Preventative Sports Medicine. The Institute is a small, non-profit focused on
“The hope is when folks get our studies they realize that many of these injuries are
severe. They carry with them life long costs from an economic standpoint, but
disability as well.”
It’s a passion for Dr. Janda. He doesn’t take a salary and
volunteers his time. He says the Institute’s emphasis on injury
prevention makes it unique.
“Throughout my education, throughout high school, college, medical school, internship,
residency, fellowship, it all focused on one thing. Wait for someone to get hurt,
them to get cancer, then do something. What the Institute is all about is teaching
how to be proactive, how to identify problems before they occur, act upon them, and
prevent the negative ramifications that occur when problems develop.”
Janda’s Institute has studied the effectiveness of things like
padded soccer goalposts, breakaway bases in softball and
eyeshields in hockey. Over its fourteen year history, the Institute
has published nearly 60 such studies in peer-reviewed journals.
Most have focused on children’s sports. The studies have given
Dr. Janda a respected voice within sports medicine. A voice that
Janda’s not shy about using. He’s a frequent guest on network
television and radio shows, and he even co-hosted an episode of
the Oprah Winfrey show.
“I do a disservice to the Institute, to my efforts at the Institute, to our
researchers’ efforts at the
Institute, if I publish a study that has significant positive ramifications for the
public welfare, and
I don’t let people know about it.”
Dr. Janda’s emphasis on injury prevention is not just attracting
attention from parents, but from the private sector as well. Bill
Young is CEO and President of Plasticpak Packaging Group.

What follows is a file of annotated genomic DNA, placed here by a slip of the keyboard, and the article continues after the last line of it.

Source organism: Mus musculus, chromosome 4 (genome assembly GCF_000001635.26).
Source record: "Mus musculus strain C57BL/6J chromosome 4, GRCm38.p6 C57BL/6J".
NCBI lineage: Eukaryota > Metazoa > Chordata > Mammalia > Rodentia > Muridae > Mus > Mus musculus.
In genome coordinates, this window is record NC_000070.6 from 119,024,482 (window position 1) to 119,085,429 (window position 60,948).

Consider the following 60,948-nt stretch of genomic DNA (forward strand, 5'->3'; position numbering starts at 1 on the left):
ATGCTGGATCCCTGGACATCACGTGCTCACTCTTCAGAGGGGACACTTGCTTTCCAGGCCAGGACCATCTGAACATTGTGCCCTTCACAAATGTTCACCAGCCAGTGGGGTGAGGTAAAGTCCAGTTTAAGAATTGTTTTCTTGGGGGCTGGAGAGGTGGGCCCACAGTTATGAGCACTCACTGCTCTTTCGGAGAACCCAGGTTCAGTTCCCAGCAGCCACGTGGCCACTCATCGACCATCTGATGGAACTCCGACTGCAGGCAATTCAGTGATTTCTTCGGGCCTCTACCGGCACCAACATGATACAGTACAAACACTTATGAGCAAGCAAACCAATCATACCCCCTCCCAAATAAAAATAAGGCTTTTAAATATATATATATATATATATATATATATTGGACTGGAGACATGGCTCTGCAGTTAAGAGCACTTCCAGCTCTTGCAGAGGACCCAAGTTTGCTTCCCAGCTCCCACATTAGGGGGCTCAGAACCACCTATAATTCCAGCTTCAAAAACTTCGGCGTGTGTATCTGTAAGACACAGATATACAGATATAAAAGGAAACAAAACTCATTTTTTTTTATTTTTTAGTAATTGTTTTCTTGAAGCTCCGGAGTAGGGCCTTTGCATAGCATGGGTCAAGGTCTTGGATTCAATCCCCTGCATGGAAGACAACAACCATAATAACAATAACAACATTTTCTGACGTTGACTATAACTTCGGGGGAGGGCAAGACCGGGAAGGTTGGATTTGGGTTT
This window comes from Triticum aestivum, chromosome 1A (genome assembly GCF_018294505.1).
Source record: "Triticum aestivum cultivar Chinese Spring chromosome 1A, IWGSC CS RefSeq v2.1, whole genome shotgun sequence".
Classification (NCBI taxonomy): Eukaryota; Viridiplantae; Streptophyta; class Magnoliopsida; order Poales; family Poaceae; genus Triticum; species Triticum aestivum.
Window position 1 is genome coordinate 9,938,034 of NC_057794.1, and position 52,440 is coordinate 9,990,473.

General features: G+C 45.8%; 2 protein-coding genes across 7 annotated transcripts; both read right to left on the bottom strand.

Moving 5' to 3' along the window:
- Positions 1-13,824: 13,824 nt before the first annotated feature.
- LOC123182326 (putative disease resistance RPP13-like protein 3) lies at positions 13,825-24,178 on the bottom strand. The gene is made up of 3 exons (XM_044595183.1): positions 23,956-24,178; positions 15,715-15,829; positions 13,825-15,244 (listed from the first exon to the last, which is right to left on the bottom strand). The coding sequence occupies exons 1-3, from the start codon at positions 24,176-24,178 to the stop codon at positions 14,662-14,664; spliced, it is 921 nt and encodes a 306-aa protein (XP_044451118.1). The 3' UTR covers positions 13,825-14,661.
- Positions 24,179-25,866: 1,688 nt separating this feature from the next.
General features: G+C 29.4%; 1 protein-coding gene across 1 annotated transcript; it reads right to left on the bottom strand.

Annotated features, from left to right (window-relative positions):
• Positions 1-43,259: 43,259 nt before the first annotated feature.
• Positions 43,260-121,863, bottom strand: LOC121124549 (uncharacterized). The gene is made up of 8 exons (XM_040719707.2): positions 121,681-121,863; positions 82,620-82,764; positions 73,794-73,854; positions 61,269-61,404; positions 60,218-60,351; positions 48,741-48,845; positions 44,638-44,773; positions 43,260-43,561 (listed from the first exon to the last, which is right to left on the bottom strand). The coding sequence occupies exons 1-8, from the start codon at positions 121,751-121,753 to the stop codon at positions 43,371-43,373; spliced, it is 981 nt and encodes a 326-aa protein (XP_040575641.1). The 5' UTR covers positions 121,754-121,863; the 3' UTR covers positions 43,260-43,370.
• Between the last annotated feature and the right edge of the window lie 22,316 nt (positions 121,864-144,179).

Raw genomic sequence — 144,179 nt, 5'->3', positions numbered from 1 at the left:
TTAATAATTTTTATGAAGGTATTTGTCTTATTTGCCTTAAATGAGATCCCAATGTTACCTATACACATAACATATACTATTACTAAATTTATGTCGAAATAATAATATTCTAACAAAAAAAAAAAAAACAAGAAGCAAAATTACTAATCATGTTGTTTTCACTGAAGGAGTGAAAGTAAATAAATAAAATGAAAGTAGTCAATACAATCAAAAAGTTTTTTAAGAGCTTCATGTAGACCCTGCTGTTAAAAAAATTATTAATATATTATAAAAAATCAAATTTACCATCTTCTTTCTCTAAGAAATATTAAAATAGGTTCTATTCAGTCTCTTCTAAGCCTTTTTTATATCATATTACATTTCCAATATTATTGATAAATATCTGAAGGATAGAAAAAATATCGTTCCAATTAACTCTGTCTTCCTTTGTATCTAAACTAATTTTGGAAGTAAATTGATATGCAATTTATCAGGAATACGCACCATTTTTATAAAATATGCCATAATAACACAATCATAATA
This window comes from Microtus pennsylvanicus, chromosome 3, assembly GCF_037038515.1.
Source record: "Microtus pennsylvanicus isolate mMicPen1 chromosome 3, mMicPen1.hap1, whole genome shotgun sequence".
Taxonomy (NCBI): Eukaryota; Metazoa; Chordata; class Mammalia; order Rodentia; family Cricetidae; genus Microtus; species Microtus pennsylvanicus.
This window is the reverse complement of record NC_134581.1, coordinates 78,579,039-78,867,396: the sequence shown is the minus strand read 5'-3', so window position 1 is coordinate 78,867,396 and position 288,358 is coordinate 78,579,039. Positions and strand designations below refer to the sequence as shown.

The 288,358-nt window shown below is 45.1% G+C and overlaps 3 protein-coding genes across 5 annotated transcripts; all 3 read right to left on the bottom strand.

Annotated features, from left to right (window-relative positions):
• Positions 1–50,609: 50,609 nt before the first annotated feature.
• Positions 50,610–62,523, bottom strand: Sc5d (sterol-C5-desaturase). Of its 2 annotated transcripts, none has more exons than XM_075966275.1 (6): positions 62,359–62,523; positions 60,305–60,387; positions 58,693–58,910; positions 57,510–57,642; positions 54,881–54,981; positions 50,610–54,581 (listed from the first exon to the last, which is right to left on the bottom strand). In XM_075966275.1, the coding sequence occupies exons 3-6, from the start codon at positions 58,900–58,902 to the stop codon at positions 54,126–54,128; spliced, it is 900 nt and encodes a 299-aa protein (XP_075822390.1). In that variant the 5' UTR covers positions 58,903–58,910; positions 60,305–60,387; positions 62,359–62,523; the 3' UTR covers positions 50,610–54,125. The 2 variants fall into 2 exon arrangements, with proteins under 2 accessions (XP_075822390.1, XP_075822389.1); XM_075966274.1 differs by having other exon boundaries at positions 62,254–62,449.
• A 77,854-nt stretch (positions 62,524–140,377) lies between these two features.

It’s one of North America’s largest manufacturers of rigid-
After learning about Janda’s work, Young thought the same
ideas could benefit his company. He saw parallels between
injury prevention in sports and injury prevention in the
workplace. He worked with Janda to identify safety hazards in
his factories. Since Plasticpak made injury prevention a priority,
Young says workers compensation claims have gone down
“Since we are self-insured. We are paying less out. Which helps tremendously and
important than that, anytime you lose valuable employees in the workplace. Due to any
downtime that they have to take. That in itself is a major interruption. And the
being as competitive as it is today. That’s been beneficial for us.”
For his part, Dr. Janda says he’s happy he’s saving companies
money, but his emphasis is on children. He wants parents and
coaches to understand the importance of injury prevention. He
also wants them to realize that small changes can make a big
difference. To help them, he’s developed a safety checklist of 20
questions. Dr. Janda says that parents can use this simple
checklist to ensure that their children have the safest possible
For the Great Lakes Radio Consortium, I’m David Hammond.